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AVM Survivors Network

AVM and climbing/high altitude

#1

Hi all,

I have a general question regarding risks and consequences of AVMs when going into high altitude. I have researched the internet and journals, but I cannot find any information about it. Only an older article stating that the risk of hemorrhage might be higher when going into real high mountains, which sounds plausible off course seen altitude sickness, blood pressure in thin air.

When last year I found out I had an AVM, my neurologist said I had no restrictions, only not to go into high mountains like the Himalayas. Which (besides all the other things!) scared me, because of 2 reasons. First, I had planned a trip to Nepal. Second, many years years ago, I was an active climber, and participated in one expedition to the Andes and climbed up to 6000 mtr. I suffered seizures and overall sickness (headaches, nausea), also for a long time after that trip. Also I had behavioral changes. Now I think it is because of the AVM getting active or irritated there. I feel super blessed it did not bleed then.

I would like to know if maybe anyone has had comparable or other experiences with an avm when going into high altitude (knowingly or in retrospective). Or if there is literature on this subject that I don’t now of.

Thanks,
Karin

#2

I have been told there shouldn’t be a problem with flying. I still don’t fly.

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#3

My only experience with altitudes and having an avm was that when I was in an airplane I’d fall asleep after a certain altitude and back then I didn’t even know I had an avm!! My friends and family were always envious that I would sleep the whole flight lol now in hindsight I was probably passed out and not asleep!!

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#4

Hey there Kare! I would suggest your neuropsychologist/neurosurgeon as many in this group, self included, are not doctors and would not be able to give you the definitive answers your looking for. However, a quick call or visit to your doc should get that answered pronto! Blessings!

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#5

Thank you for your reply! That was my plan to do too :slight_smile: but actually my doctors are not too informative overall plus maybe my question is so specific given that AVM’s are pretty rare.

#6

Thank you for sharing your experience! In airplanes the air pressure is more or less the same as on sea level my doctor told me. Different than being out on altitude.

#7

That’s what my doctor told me too! Airpressure in an airplane does not differ much from air pressure on sea level she said.
What I actually meant was being outdoors on higher altitude.

#8

I did have my appendix aggravated in flight and have to land and be carted off to surgery I think, but that’s cause my guts are giving out, so nothing to worry about for you!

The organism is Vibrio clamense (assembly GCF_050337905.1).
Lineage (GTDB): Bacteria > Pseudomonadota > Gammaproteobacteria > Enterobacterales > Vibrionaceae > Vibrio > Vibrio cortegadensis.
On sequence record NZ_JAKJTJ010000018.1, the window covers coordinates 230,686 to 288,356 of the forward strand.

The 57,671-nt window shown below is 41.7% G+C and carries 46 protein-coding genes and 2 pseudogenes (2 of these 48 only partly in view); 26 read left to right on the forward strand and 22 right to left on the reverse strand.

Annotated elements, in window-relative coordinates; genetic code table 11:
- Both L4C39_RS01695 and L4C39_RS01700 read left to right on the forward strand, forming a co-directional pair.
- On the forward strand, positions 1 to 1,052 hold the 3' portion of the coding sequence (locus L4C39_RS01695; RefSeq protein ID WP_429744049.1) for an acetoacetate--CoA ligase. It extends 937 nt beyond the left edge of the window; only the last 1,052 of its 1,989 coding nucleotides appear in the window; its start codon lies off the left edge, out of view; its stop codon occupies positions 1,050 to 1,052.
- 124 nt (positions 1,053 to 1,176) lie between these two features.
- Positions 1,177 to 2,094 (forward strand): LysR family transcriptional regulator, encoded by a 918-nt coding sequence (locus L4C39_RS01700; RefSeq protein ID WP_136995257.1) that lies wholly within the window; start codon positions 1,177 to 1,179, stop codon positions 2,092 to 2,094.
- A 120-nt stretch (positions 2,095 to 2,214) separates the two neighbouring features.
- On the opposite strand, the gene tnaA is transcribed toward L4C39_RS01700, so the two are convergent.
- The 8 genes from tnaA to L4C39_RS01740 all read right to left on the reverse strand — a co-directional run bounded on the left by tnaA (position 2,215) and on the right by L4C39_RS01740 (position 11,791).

#9

BTW, I have been on a plane several times, prior and after my diagnosis in 1988.

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#10

I have read somewhere a few years ago that going higher than 4500m with an active AVM is a no-no. Since I had a craniotomy 8 years ago, I’ve been to close to that in Colorado, but also summited Kilimanjaro - way over 4500m - without issue. Before the craniotomy I’d spent time in the Alps (not close to 4500m) , again without issue.

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#11

Hi @Paul_A thank you for your reply. Now that my avm is removed I feel 100%safe to go. I have spent much time in lower mountain ranges too like the alps and the pyrenees, also running long distances apparently with avm without problems. I think in retrospect the symptoms I experienced after climbing so high in the Andes were caused by the AVM (but did not know I had it). It would put some things in a different light, it changed my life course (that is why I would like to hear others experiences or read about it). But on the other hand, I know I must try to let the past for what it is and live forward!

#12

Oh @randombeggar that must have been a horrible experience!

#13

That must have been some experience as sure as Kilimanjaro rises like Olympus above the Serengeti

#14

It expedited the surgery when circumstances of necessity were shared. Of note, when you’ve got a gall bladder acting up, don’t go for the window seat on a prop engine plane.:nauseated_face:

#15

Yeah, it took a lot to drag me away from there.

#16

45 yr old male with unruptured AVM. I had what I was told was normal altitude sickness a few years ago in Colorado at about 7,500 ft, but at the time I thought I was having a AVM rupture/stroke. Really, really scared me, so much so that I’ve been dealing with anxiety ever since. What’s more curious is that my seizures, which were managed successfully through medication for years, suddenly started becoming not managed. Since then, I’ve had to up my seizure med levels twice which has had some negative impacts (memory, fatigue, etc). The biggest lifestyle impact is that I’m no longer driving. I’ve had seizures more frequently…even during the daytime (which never happened before). Indeed, nothing like this ever happened to me before I had that episode in Colorado, and while my doctors do not believe the two incidents are connected, I have a difficult time believing that they aren’t.